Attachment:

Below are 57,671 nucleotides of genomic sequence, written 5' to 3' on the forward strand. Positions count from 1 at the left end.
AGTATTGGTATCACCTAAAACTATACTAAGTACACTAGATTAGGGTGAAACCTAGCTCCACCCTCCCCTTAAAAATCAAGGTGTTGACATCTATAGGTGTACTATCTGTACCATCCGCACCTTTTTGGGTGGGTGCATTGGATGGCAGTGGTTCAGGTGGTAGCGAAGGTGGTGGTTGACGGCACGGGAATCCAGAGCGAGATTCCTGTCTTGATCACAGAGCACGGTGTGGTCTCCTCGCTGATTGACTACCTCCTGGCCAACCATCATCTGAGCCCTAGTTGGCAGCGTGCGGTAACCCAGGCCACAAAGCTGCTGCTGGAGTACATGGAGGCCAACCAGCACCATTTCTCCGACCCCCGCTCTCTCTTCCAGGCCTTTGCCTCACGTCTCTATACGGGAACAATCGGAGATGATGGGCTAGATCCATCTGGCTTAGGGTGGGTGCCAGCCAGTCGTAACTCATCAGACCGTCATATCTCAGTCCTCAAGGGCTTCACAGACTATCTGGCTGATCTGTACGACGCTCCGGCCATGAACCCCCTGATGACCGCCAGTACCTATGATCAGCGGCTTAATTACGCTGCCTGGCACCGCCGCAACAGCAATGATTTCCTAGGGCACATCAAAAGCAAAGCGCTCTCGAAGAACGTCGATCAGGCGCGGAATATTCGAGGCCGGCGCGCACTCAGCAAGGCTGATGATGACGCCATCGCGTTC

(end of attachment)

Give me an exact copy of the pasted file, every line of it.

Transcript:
Below are 57,671 nucleotides of genomic sequence, written 5' to 3' on the forward strand. Positions count from 1 at the left end.
AGTATTGGTATCACCTAAAACTATACTAAGTACACTAGATTAGGGTGAAACCTAGCTCCACCCTCCCCTTAAAAATCAAGGTGTTGACATCTATAGGTGTACTATCTGTACCATCCGCACCTTTTTGGGTGGGTGCATTGGATGGCAGTGGTTCAGGTGGTAGCGAAGGTGGTGGTTGACGGCACGGGAATCCAGAGCGAGATTCCTGTCTTGATCACAGAGCACGGTGTGGTCTCCTCGCTGATTGACTACCTCCTGGCCAACCATCATCTGAGCCCTAGTTGGCAGCGTGCGGTAACCCAGGCCACAAAGCTGCTGCTGGAGTACATGGAGGCCAACCAGCACCATTTCTCCGACCCCCGCTCTCTCTTCCAGGCCTTTGCCTCACGTCTCTATACGGGAACAATCGGAGATGATGGGCTAGATCCATCTGGCTTAGGGTGGGTGCCAGCCAGTCGTAACTCATCAGACCGTCATATCTCAGTCCTCAAGGGCTTCACAGACTATCTGGCTGATCTGTACGACGCTCCGGCCATGAACCCCCTGATGACCGCCAGTACCTATGATCAGCGGCTTAATTACGCTGCCTGGCACCGCCGCAACAGCAATGATTTCCTAGGGCACATCAAAAGCAAAGCGCTCTCGAAGAACGTCGATCAGGCGCGGAATATTCGAGGCCGGCGCGCACTCAGCAAGGCTGATGATGACGCCATCGCGTTC